host => "127.0.0.1"
    }
}

Now, let's start the service:

sudo service logstash start

Installing Elasticsearch

Next, download debian package for Elasticsearch. Based on Logstash's documentation, we need version 1.1.1 (as per documentation for Logstash 1.4.2), which could be found here

cd ~
# download debian package
wget https://download.elasticsearch.org/elasticsearch/elasticsearch/elasticsearch-1.1.1.deb
wget https://download.elasticsearch.org/elasticsearch/elasticsearch/elasticsearch-1.1.1.deb.sha1.txt
# verify its integrity
sha1sum -c elasticsearch-1.1.1.deb.sha1.txt

EDIT: Thanks to the reader newmember, to get elasticsearch 1.4.2 to work with logstash, you'll need to add a line: http.cors.enabled: true to /etc/elasticsearch/elasticsearch.yml

Now, let's install it by running:

sudo dpkg -i elasticsearch-1.3.0.deb

and enable the autostart service by running:

sudo update-rc.d elasticsearch defaults 95 10

Now you are ready to start the service

sudo service elasticsearch start

Installing Kibana

First, let's download latest source code by running:

cd ~
wget https://download.elasticsearch.org/kibana/kibana/kibana-3.1.0.tar.gz

Once we've downloaded it, let's unpack!

tar xzvf kibana-3.1.0.tar.gz

After unpacking, let's modify the configuration file by running:

editor kibana-3.1.0/config.js

You'll want to edit line that reads:

elasticsearch: "http://"+window.location.hostname+":9200",

with:

elasticsearch: "/elasticsearch/",

After unpacking, let's move it to our Apache's default document root folder:

sudo mv kibana-3.1.0 /var/www/kibana3

Configure Apache

First, let's create SSL Key and Certificat files by running:

sudo mkdir -p /etc/pki/tls/certs
sudo mkdir /etc/pki/tls/private
cd /etc/pki/tls
sudo openssl req -x509 -batch -nodes -newkey rsa:2048 -keyout private/kibana.key -out certs/kibana.crt

Now, create Apache configuration so that you could access your Kibana instance. In this example, we are going to create a new file: /etc/apache2/sites-available/kibana.conf. Here's a template to get you started:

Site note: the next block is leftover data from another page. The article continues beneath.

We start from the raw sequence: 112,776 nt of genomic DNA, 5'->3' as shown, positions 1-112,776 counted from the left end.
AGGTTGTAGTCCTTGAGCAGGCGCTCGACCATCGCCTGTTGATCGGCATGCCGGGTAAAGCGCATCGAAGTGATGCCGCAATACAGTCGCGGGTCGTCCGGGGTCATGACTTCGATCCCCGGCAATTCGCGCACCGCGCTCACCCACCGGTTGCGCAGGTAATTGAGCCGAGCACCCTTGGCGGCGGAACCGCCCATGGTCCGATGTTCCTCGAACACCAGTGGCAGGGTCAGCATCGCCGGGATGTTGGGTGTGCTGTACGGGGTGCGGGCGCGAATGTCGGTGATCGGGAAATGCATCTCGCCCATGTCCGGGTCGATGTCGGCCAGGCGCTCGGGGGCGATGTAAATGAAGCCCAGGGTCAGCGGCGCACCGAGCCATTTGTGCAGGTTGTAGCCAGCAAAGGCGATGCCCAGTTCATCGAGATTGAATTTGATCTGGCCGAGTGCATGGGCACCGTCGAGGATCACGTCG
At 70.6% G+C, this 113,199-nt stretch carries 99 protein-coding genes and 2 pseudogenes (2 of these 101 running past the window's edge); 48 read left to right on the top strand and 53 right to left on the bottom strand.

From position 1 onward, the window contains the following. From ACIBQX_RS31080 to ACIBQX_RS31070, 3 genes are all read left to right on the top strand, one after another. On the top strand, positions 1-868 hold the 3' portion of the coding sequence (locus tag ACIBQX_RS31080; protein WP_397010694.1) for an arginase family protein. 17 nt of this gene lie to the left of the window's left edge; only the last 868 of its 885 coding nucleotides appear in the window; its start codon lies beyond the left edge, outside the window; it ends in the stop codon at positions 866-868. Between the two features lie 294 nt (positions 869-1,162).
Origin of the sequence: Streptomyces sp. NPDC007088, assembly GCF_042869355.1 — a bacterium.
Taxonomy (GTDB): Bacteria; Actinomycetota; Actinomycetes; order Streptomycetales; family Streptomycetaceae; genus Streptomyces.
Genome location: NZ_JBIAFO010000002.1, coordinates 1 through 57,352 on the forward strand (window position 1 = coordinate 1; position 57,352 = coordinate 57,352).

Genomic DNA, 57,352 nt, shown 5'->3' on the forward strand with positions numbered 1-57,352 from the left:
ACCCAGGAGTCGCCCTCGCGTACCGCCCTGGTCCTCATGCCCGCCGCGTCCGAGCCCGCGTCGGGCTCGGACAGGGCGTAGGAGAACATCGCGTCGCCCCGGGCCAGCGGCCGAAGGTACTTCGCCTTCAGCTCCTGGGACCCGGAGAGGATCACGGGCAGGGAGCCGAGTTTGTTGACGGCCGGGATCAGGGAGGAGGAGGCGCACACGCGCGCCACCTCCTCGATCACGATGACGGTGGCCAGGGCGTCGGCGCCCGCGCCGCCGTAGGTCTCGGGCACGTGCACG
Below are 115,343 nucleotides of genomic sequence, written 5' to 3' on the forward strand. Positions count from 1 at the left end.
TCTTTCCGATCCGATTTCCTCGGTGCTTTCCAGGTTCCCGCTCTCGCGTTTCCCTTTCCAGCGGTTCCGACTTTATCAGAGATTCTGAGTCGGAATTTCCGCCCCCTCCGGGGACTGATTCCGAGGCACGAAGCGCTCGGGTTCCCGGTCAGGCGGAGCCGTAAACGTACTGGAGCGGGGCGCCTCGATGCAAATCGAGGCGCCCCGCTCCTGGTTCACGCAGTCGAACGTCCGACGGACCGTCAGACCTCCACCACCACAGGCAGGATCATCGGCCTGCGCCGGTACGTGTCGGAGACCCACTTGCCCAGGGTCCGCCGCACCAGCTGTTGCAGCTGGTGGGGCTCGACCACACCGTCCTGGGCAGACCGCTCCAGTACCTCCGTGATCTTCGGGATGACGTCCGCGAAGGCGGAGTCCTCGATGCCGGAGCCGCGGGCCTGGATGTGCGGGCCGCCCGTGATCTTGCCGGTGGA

Alias /kibana3 /var/www/kibana3
<VirtualHost *:443>
    SSLEngine On
    SSLCertificateFile /etc/pki/tls/certs/kibana.crt
    SSLCertificateKeyFile /etc/pki/tls/private/kibana.key
 
    DocumentRoot /var/www/kibana3
    <Directory /var/www/kibana3>
        Allow from all
        Options -Multiviews
    </Directory>
 
    LogLevel debug
    ErrorLog /var/log/apache2/kibana3_error.log
    CustomLog /var/log/apache2/kibana3_access.log combined
 
    # Set global proxy timeouts
    <Proxy http://127.0.0.1:9200>
        ProxySet connectiontimeout=5 timeout=90
    </Proxy>
 
    # Proxy for _aliases and .*/_search
    <LocationMatch "^/(_nodes|_aliases|.*/_aliases|_search|.*/_search|_mapping|.*/_mapping)$">
        ProxyPassMatch http://127.0.0.1:9200/$1
        ProxyPassReverse http://127.0.0.1:9200/$1
    </LocationMatch>
 
    # Proxy for kibana-int/{dashboard,temp} stuff (if you don't want auth on /, then you will want these to be protected)
    <LocationMatch "^/(kibana-int/dashboard/|kibana-int/temp)(.*)$">
        ProxyPassMatch http://127.0.0.1:9200/$1$2
        ProxyPassReverse http://127.0.0.1:9200/$1$2
    </LocationMatch>
 
    # Point to the elasticsearch
    <Location /elasticsearch/>
        ProxyPass http://localhost:9200/
        ProxyPassReverse /
    </Location>
</VirtualHost>

To see the full template, please visit its source on GitHub

Finally, enable your configuration

# enable site configuration
sudo a2ensite kibana
# enable mod_proxy and mod_ssl
sudo a2enmod proxy
sudo a2enmod ssl
# restart apache to apply changes
sudo service apache2 restart

and verify that Kibana loads up by navigating to: https://<your server ip>/kibana3

That's it! Now you should have a fully functioning system that will collect your syslogs and allow you to browse and search through them on your new web interface.